if ($self->{automap} && $self->_map_makes_a_difference) {
      return map(ref $_ ? $$_ : $_, @{$self->{hrow}}[$self->column_map]);
    else {
      return map(ref $_ ? $$_ : $_, @{$self->{hrow}});

  sub column_map {
    # Return the column numbers of this table in the same order as the
    # provided headers.
    my $self = shift;
    if ($self->{headers}) {
      # First we order the original column counts by taking a hash slice
      # based on the original header order. The resulting original
      # column numbers are mapped to the actual content indices since
      # we could have a sparse slice.
      my %order;
      foreach (keys %{$self->{hits}}) {
        $order{$self->{hits}{$_}} = $_;
      return @order{@{$self->{headers}}};
    else {
      return 0 .. $#{$self->{grid}[0]};

  sub _map_makes_a_difference {
    my $self = shift;
    return 0 unless $self->{slice_columns};
    my $diff = 0;
    my @order  = $self->column_map;
    my @sorder = sort { $a <=> $b } @order;
    ++$diff if $#order != $#sorder;
    ++$diff if $#sorder != $#{$self->{grid}[0]};
    foreach (0 .. $#order) {
      if ($order[$_] != $sorder[$_]) {

  sub _add_text {
    my($self, $txt) = @_;
    my $r = $self->{rc};
    my $c = $self->{cc};
    my $row = $self->{grid}[$r];
    ${$row->[$c]} .= $txt;

  sub _reset_hits {
    my $self = shift;
    return unless $self->{headers};
    $self->{hits}     = {};
    $self->{order}    = [];
    foreach (@{$self->{headers}}) {

  sub _rasterizer { shift->{_rastamon} }

  sub report {
    # Print out a summary of this table, including depth/count
    my($self, $include_content, $col_sep) = @_;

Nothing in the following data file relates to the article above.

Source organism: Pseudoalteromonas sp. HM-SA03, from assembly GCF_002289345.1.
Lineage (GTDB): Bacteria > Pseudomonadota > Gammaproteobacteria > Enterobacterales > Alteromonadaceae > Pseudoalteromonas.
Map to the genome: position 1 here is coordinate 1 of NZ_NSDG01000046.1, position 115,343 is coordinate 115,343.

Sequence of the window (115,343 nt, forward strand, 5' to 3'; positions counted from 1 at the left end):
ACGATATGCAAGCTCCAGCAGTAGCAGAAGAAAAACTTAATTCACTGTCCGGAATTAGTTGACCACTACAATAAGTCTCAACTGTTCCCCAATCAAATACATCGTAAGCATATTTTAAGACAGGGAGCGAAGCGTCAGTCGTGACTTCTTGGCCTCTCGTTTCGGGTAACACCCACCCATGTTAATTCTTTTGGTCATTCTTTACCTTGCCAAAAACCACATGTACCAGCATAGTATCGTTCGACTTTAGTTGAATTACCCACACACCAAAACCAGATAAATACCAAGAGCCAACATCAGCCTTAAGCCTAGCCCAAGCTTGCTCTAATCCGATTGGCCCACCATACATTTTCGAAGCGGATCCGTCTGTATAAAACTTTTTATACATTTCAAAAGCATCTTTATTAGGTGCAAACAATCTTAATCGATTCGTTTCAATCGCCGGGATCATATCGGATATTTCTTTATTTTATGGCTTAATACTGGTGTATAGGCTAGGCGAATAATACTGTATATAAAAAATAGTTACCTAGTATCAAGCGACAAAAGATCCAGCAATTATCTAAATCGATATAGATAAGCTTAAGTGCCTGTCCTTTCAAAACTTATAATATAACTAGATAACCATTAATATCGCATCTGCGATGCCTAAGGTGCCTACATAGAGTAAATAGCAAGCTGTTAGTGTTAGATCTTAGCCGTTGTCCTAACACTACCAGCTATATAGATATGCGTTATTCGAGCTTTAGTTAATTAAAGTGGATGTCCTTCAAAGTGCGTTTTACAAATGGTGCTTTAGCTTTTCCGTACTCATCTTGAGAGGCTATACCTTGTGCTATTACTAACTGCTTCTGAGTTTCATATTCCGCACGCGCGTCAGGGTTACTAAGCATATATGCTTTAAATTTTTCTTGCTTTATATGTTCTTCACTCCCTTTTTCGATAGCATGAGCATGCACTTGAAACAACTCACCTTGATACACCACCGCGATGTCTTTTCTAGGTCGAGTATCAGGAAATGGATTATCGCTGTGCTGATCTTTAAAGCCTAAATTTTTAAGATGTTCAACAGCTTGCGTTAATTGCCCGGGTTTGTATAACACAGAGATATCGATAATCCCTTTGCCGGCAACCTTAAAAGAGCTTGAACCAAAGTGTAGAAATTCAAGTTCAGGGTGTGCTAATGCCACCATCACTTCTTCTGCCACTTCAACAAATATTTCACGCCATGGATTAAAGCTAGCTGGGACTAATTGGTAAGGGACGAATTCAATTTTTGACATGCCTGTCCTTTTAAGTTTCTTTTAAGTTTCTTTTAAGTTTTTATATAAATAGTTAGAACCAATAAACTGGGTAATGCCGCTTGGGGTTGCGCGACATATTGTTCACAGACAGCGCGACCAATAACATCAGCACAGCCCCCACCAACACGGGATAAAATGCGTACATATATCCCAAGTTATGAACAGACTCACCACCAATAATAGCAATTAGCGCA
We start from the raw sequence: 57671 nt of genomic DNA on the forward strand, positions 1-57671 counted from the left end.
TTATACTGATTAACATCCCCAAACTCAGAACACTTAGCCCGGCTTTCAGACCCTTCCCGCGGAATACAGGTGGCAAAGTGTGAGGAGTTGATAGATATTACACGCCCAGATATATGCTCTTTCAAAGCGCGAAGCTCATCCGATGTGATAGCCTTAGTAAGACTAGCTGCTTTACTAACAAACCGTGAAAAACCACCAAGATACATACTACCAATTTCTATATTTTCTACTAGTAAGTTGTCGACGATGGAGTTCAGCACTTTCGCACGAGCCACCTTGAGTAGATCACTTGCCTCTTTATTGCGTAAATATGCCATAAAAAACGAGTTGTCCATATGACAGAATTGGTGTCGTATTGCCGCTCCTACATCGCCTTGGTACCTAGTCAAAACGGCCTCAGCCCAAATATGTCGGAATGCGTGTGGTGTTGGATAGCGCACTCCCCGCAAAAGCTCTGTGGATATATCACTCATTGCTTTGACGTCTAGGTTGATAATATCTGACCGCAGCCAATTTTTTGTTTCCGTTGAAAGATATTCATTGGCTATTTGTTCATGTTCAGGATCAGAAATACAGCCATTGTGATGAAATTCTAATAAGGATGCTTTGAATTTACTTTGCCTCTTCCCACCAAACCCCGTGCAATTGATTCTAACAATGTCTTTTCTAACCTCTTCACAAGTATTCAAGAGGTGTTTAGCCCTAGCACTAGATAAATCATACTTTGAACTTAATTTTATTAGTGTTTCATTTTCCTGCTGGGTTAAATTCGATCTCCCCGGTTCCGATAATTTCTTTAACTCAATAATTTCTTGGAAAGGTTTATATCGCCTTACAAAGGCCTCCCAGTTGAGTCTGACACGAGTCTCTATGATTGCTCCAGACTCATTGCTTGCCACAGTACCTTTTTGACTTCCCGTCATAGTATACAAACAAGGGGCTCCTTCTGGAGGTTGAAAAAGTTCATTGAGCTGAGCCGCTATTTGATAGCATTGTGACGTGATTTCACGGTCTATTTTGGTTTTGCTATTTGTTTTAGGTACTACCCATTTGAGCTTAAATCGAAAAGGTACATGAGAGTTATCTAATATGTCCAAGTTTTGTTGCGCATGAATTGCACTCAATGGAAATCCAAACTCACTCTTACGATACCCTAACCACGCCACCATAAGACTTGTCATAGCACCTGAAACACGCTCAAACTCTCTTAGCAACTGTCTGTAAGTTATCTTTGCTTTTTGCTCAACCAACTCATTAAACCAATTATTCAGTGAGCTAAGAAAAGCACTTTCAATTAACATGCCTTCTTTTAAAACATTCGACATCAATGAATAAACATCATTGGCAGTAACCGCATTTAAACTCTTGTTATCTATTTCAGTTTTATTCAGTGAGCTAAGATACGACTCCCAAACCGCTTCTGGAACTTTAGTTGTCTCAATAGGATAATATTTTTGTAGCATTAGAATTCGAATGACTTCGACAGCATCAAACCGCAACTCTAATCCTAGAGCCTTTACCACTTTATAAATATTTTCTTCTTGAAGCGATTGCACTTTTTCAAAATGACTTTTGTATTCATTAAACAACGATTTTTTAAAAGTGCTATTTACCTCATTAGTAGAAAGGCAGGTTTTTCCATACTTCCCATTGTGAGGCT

$col_sep ||= ':';
    my $str;
    $str .= "TABLE(" . $self->depth . ", " . $self->count . ')';
    if ($include_content) {
      $str .= ":\n";
      foreach my $row ($self->rows) {
        $str .= join($col_sep, @$row) . "\n";
    else {
      $str .= "\n";

  sub dump {
    my $self = shift;

  sub _emsg {
    my $self = shift;
    my $fh = $self->{error_handle};
    print $fh @_;




  package HTML::TableExtract::Rasterize;

  # Provide a closure that will rasterize (turn into a grid) a table
  # from a tree structure based on repeated data element calls with
  # rowspan and colspan information. Not as straight forward as it
  # seems...see test cases for an example bugaboo.

  my $DEBUG = 0;

  sub make_rasterizer {
    my $pkg = shift;
    my(@grid, @row_spinner, @col_spinner);
    my $empty_row_offset = 0;
    sub {
      return \@grid unless @_;
      my($row_num, $rspan, $cspan) = @_;
      $rspan = 1 unless $rspan > 1;
      $cspan = 1 unless $cspan > 1;
      my($rspin_propogate, $row_added);
      my $trigger = $#grid + $empty_row_offset;
      if ($row_num > $trigger) {
        # adjust for having been handed a row that skips a prior row,
        # otherwise the next cell will land in a wrong row. Hopefully
        # this doesn't happen too often but I've seen it in the wild!
        if ($row_num - $trigger > 1) {
          $empty_row_offset += $row_num - $trigger - 1;
        # add new row
        $row_added = 1;
        my @new_row;
        # first add new row spinner
        if ($row_spinner[-1] && $col_spinner[-1]) {
          push(@row_spinner, $row_spinner[-1]);
          $rspin_propogate = 1;
        else {
          push(@row_spinner, $cspan - 1);
        # spin columns
        foreach (@col_spinner) {
          if ($_) {
            push(@new_row, 0);
          else {
            push(@new_row, undef);
        @new_row = (undef) unless @new_row;
        push(@grid, \@new_row);
      my $current_row = $grid[-1];
      # locate next available cell in row
      my $col;
      foreach my $ci (0 .. $#$current_row) {
        if (! defined $current_row->[$ci]) {
          $col = $ci;
      if (! defined $col) {
        ADDCOL: while (! defined $col) {
          # if no cells were available, add a column
          foreach my $ri (0 .. $#grid) {